On a more serious note, this does bring to the fore questions about information that we put on the web, even if it is anonymously posted under a pseudonym. This posting from OK Cupid was last updated 4 years ago. Right now the intrepid WikiLeaks founder is probably ruminating over every internet posting he ever made since the web began.

While today’s net trawling technologies are in their infancy, who is to say what will be available in ten, twenty, 100 years time? Perhaps all an amateur will have to do is know an IP address, type it in, then everything ever entered from that address might appear. And that’s just one top-of-my-head speculation. If such technologies become widely available, any person who assumes a position of power or fame might have their entire web browsing history made available to the general public. And this is not to even consider the possibilities of manufacturing fake web histories and postings.

It’s scary, and no doubt the Assange case will show just what is possible in this domain as of the present day. He has plenty of enemies in high places, and any information which even slightly defames him will almost certainly make the rounds.

The other irony here is that whatever does surface about the private life of Julian Assange, it will further suggest that there are limits of freedom of information.  Many in western countries, especially from "freedom-loving"  United States, have been deeply conditioned to think of freedom of information as being a given in a developed society. But just where do we draw the line? Perhaps you (like me) felt a little queasy about viewing Harry Harrison's photo here. 


Sunday, December 12, 2010

The WikiLeaks Rebellion

Julian Assagne: Saviour or anti-Christ?

As I write this, I am sitting in Starbucks in Shekou, a satellite city of Shenzhen in southern China, near Hong Kong. Shenzhen is one of the biggest cities in the world. This is interesting for a number of reasons. Firstly, if you are not in China, nor a China watcher, you may have never have of Shenzhen. Shenzhen is actually the richest city in China, which is now effectively the centre of the world’s economy. Think about that: a city as big as London and New York combined, yet few westerners have ever heard of it. The world is changing, and fast.

Yet I am sitting in an American outpost, am I not? Starbucks is the epitome of American economic and cultural influence (some might say hegemony). The d├ęcor is that same laid back style as Starbucks everywhere, and there is some unidentifiable old-style jazz playing through the sound system. The Chinese staff can speak English, albeit rather basic. You can even get that great leveler of worlds and arguably worldviews here - the Internet. With a click I am online and am able to surf the net. But there is something slightly discomforting. My own blog (this blog) will not open. The Chinese government doesn’t like blogs. They don’t like free thought, it must be said. For example, I can’t access much information about the Nobel Peace Prize ceremony (yesterday) awarded to Chinese dissident Liu Xiaobo  – although some stuff does show up. For those not in the know, the Chinese government has also generously granted Liu 11 years of free higher education – state funded re-education, that is – for suggesting that accountability might make a nice change around here.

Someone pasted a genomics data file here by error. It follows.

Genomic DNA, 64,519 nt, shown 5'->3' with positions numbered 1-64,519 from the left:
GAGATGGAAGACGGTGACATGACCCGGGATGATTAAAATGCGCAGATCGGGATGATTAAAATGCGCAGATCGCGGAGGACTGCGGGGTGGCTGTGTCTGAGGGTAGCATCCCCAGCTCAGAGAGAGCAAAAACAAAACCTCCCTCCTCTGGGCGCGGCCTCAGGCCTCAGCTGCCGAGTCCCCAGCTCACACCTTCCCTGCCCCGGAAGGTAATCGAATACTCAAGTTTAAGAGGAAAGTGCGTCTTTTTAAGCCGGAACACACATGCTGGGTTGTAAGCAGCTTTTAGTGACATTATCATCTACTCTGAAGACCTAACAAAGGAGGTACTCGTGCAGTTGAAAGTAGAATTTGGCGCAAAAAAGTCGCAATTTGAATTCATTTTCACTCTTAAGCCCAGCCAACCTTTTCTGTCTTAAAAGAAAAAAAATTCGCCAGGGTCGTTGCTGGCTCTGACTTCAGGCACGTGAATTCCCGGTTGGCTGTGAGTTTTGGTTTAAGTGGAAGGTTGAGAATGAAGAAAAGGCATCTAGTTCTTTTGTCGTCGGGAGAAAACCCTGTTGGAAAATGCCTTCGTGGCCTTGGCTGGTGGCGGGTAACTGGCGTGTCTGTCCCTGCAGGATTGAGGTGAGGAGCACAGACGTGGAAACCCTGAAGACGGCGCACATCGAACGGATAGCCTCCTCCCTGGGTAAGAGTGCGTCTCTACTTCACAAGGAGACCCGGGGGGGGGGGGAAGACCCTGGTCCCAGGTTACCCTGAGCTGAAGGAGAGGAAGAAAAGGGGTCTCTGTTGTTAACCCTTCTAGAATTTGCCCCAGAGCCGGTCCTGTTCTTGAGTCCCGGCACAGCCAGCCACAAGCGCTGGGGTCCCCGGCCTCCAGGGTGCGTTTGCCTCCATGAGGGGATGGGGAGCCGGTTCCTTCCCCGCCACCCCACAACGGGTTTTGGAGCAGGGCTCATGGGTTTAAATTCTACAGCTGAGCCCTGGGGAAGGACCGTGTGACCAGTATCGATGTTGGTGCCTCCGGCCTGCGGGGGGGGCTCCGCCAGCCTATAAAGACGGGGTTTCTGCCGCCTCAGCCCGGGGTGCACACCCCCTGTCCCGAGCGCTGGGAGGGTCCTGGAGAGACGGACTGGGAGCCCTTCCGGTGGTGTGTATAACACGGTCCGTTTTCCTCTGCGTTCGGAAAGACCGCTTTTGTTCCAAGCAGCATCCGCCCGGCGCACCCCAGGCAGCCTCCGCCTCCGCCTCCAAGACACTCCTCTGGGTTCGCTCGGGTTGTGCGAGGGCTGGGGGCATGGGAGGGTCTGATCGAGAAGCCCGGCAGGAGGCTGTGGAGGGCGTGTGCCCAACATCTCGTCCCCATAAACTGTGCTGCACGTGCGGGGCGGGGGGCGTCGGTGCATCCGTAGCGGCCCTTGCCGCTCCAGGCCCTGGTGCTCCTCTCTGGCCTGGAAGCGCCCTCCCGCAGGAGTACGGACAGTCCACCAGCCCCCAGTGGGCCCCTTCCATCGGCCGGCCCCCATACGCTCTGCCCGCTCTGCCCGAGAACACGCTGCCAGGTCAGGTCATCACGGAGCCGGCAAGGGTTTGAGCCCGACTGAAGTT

I have no problem though, accessing information on the WikiLeaks saga, and there are certain eerie parallels between the way China has handled Liu Xiaobo, and the way Julian Assagne is being treated in the west. Both dissidents are currently detained by the authorities. Just how free are we really?

What are we to make of the Wikileaks saga? What does it mean for the future? What does it mean for those of us who have a commitment to a more conscious or spiritual path in life? (and many of you reading my blog have such a worldview).

Predictably, governments have been deeply disturbed by the breaches in security. Obama has called Assagne’s actions “deplorable.” Sarah Palin has called them “un-American” – which is one of her more factually accurate statements, given that Assagne is actually Australian.

Others see Assagne as a disciple of free speech, a neo-Neo (pardon the pun), a super-cool geek refusing to swallow the blue pill and be inserted back into the Matrix...

Thursday, December 9, 2010

Synchro Summit at Yale

Yale University

For those of you interested in synchronicity, here's a link kindly provided by 22C+ member Rob MacGreggor ( The link will take you to Dr. Christiane Northrup's web site, and is a rundown the first annual Synchro Summit held at Yale University’s Divinity School. The conference was attended by philosophers, scholars, and authors, and was held on October 15-17, 2010.

I almost made it there myself, but a little thing called work held me up - not to mention that I would have had to fly all the way from Hong Kong to east coast USA and back, all within 4 days! Maybe I will get there next year.


Wednesday, December 1, 2010

Dumb to Smarter

As an undergraduate student at the University of Newcastle in Australia, way back in the age of mullet haircuts (when Duran Duran was cool and Madonna was hot) I wasn't such a great student.  I found study to be a real struggle. Much of the time I just couldn't get into it. I hadn’t found what I was passionate about.

The other problem was that I believed that I was stupid. Well, that’s not entirely true. Part of me believed that I was smart. There were conflicting belief structures held within different parts of the mind. It was a bit like having your car in 4th gear and reverse at the same time. The beliefs canceled each other out. How did this happen?

As a kid growing up I was convinced that I was stupid, which was probably due to the fact that people said so. Quite literally. In fact my older brother Jeffery used to call me "Dope", and there was always a vicious sneer when he used the term (in his defense, he was just passing the "shit" down one level of the system - he had been dumped on by others further up the line). 

In fact I was quite literally developmentally delayed.